Season 1, episode 5: “Where No One Has Gone Before”
Lesson: don’t disregard employees’ input just because they’re junior
This post is part of my ongoing quest to watch every episode of Star Trek: The Next Generation and pull one startup, entrepreneurship, tech, or investing lesson from each.
A pompous scientist from the Federation (Kosinski) claims he’s coming to the Enterprise to run some improvements that will improve warp drive speed. Everyone detects that he’s full of shit, but only Will Wheaton (who’s a kid and not technically part of the crew) picks up that it’s Kosinski’s assistant who’s actually creating the incredible effects on the ship. He tries to tell Riker, who ignores him.
The assistant ends up being an alien who calls himself a Traveler and can navigate through time, space, and concepts using the power of thought. He travels to find savants throughout the universe. He identifies that Wesley is one such savant when it comes to the technical operations of the ship, and implores Captain Picard to encourage this talent to develop in Wesley. The episode ends with Picard naming Wesley the title of Ensign, which allows him clearance to be on the bridge and learn from the crew. Riker also admits that Wesley tried to tell him about the Traveler’s powers and that he was wrongly dismissive.
There’s often a tradeoff in company roles between execution and strategy: the higher up that people move in the org chart, the more time they tend to spend in meetings, managing other people, and looking at the big picture. Because promotions are associated with power and monetary gains, it’s easy to lose sight of the value that comes from being on the ground floor as an employee. These people are often masters of the details of their domains. And those at the top depend on those beneath them to do most of the real work.
Hierarchies are useful, for sure. They provide order and shortcuts on who to go to for which issues. But they also create a lot of bullshit power-tripping and Kafka-esque hurdles in the way of good information getting where it needs to go.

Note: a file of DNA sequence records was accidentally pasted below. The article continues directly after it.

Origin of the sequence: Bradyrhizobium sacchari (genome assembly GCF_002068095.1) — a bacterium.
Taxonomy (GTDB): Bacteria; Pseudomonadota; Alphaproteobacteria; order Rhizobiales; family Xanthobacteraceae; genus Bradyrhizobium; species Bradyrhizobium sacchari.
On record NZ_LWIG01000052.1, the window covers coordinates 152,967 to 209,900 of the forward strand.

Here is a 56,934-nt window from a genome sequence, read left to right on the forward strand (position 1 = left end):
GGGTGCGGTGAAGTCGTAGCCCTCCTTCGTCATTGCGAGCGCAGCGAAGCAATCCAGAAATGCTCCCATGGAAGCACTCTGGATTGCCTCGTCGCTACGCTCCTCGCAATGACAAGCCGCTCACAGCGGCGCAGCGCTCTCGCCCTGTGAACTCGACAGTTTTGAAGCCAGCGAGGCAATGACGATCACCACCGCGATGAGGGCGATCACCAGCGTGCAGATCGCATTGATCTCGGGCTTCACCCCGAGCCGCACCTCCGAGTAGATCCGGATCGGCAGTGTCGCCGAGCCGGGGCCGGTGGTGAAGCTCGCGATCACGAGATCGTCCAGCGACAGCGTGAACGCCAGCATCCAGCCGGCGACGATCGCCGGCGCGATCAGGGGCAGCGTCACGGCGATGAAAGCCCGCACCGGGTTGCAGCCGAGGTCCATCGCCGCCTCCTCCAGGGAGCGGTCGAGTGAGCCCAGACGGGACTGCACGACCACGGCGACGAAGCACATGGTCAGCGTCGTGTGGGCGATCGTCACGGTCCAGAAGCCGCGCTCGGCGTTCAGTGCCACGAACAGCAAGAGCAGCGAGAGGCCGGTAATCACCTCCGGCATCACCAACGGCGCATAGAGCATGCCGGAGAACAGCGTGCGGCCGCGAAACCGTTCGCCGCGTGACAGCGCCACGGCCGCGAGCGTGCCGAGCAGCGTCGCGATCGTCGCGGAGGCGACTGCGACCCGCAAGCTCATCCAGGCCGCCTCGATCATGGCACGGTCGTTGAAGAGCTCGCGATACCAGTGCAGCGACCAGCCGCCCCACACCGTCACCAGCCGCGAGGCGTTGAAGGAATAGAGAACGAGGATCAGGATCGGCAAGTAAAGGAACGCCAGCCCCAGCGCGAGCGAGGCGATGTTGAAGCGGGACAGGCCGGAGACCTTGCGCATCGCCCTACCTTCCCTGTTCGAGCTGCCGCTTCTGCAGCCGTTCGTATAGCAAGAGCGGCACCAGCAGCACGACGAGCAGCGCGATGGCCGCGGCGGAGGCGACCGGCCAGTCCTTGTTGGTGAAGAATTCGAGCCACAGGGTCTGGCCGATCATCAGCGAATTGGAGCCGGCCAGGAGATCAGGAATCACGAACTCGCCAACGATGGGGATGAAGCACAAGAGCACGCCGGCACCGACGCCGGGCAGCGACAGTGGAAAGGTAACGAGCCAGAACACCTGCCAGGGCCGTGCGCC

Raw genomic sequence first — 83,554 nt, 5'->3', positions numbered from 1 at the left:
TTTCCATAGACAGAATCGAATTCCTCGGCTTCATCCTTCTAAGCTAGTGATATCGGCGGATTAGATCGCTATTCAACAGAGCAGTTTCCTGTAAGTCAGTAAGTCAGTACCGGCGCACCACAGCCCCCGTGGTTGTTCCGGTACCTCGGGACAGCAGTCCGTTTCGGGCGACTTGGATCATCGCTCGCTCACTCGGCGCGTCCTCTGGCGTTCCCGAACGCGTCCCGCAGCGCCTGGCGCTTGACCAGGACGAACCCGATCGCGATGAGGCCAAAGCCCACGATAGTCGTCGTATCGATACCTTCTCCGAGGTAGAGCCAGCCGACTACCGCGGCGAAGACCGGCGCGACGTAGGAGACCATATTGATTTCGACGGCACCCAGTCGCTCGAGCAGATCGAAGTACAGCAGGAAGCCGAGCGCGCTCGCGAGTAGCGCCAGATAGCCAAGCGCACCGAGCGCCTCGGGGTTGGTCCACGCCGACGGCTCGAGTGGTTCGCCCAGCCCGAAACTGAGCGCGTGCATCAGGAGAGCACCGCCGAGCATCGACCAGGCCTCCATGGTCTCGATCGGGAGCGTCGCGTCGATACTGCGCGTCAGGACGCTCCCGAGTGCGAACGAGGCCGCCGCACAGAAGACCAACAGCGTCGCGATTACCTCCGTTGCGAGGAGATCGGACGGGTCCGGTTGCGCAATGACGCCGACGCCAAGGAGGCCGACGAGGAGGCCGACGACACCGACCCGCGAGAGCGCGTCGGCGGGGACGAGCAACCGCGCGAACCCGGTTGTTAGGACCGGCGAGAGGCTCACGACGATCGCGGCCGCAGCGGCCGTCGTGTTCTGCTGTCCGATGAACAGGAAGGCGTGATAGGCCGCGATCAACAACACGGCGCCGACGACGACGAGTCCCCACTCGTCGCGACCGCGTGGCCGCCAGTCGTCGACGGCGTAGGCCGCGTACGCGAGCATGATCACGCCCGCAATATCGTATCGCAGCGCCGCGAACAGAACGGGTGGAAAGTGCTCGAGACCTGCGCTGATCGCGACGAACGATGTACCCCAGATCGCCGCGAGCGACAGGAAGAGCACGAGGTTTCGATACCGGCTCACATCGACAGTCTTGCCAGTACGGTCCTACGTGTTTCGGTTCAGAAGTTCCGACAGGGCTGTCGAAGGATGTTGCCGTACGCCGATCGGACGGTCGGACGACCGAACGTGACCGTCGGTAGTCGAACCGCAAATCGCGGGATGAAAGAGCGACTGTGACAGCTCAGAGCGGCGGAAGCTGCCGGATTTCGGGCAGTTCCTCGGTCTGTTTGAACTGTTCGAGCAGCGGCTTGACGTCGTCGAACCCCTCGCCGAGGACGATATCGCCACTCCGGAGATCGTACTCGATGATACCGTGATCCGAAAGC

When I was a low-level employee at startups, I had plenty of moments where I wondered what the hell the board or the executives could be talking about on a product or problem without me there. I was the one living those things. I wished those mysterious “higher ups” would include me, but I didn’t feel like I could ask them. When there are power dynamics in play, it can be scary as a junior employee to speak way up the chain. I actually think you get rewarded for doing that more often than not — leaders tend to respect leadership behavior in others — but it isn’t comfortable. Thus when a junior employee does speak up, like Wesley did, the higher-ups should give it the appropriate consideration.
Now that I’m an investor, I not only miss doing that kind of detailed work and creation myself, but I like to spend time with those people to get a sense of how the business is really going, or to get more honest feedback on someone they’ve worked with. Often a high-level exec will give you a less transparent take on a current or former coworker on the same employment level than someone beneath will. And of course you need to weigh all the information you get carefully, biases and all, but it’s usually a useful perspective. I should do it more, but frankly it’s almost as weird to go down the chain than up it. I may not know who the right employee is on a topic or product area, and I don’t want to make his or her boss think I’m subverting them.
To all the lower-level startup employees out there reading this: don’t be afraid of the chain of command.
Next up: season 1, episode 6, “Lonely Among Us.”